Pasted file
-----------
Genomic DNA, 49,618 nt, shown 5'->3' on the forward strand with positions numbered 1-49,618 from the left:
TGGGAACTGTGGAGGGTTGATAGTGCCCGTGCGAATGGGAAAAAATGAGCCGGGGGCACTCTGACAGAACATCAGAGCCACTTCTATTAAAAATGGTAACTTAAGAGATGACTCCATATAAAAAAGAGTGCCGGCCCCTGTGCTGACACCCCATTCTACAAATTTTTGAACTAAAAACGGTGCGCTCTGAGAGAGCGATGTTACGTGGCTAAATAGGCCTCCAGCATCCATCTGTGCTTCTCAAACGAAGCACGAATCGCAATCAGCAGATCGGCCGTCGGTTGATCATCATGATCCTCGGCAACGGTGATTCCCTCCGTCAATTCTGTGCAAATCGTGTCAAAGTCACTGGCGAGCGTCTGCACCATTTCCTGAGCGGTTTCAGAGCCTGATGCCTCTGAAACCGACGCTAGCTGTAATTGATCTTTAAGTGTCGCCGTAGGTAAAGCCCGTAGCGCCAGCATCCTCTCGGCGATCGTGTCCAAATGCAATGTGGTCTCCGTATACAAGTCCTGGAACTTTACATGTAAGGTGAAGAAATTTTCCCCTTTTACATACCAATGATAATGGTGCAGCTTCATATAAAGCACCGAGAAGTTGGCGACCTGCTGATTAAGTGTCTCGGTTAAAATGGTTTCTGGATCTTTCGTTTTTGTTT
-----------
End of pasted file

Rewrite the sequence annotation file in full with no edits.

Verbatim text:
Genomic DNA, 49,618 nt, shown 5'->3' on the forward strand with positions numbered 1-49,618 from the left:
TGGGAACTGTGGAGGGTTGATAGTGCCCGTGCGAATGGGAAAAAATGAGCCGGGGGCACTCTGACAGAACATCAGAGCCACTTCTATTAAAAATGGTAACTTAAGAGATGACTCCATATAAAAAAGAGTGCCGGCCCCTGTGCTGACACCCCATTCTACAAATTTTTGAACTAAAAACGGTGCGCTCTGAGAGAGCGATGTTACGTGGCTAAATAGGCCTCCAGCATCCATCTGTGCTTCTCAAACGAAGCACGAATCGCAATCAGCAGATCGGCCGTCGGTTGATCATCATGATCCTCGGCAACGGTGATTCCCTCCGTCAATTCTGTGCAAATCGTGTCAAAGTCACTGGCGAGCGTCTGCACCATTTCCTGAGCGGTTTCAGAGCCTGATGCCTCTGAAACCGACGCTAGCTGTAATTGATCTTTAAGTGTCGCCGTAGGTAAAGCCCGTAGCGCCAGCATCCTCTCGGCGATCGTGTCCAAATGCAATGTGGTCTCCGTATACAAGTCCTGGAACTTTACATGTAAGGTGAAGAAATTTTCCCCTTTTACATACCAATGATAATGGTGCAGCTTCATATAAAGCACCGAGAAGTTGGCGACCTGCTGATTAAGTGTCTCGGTTAAAATGGTTTCTGGATCTTTCGTTTTTGTTT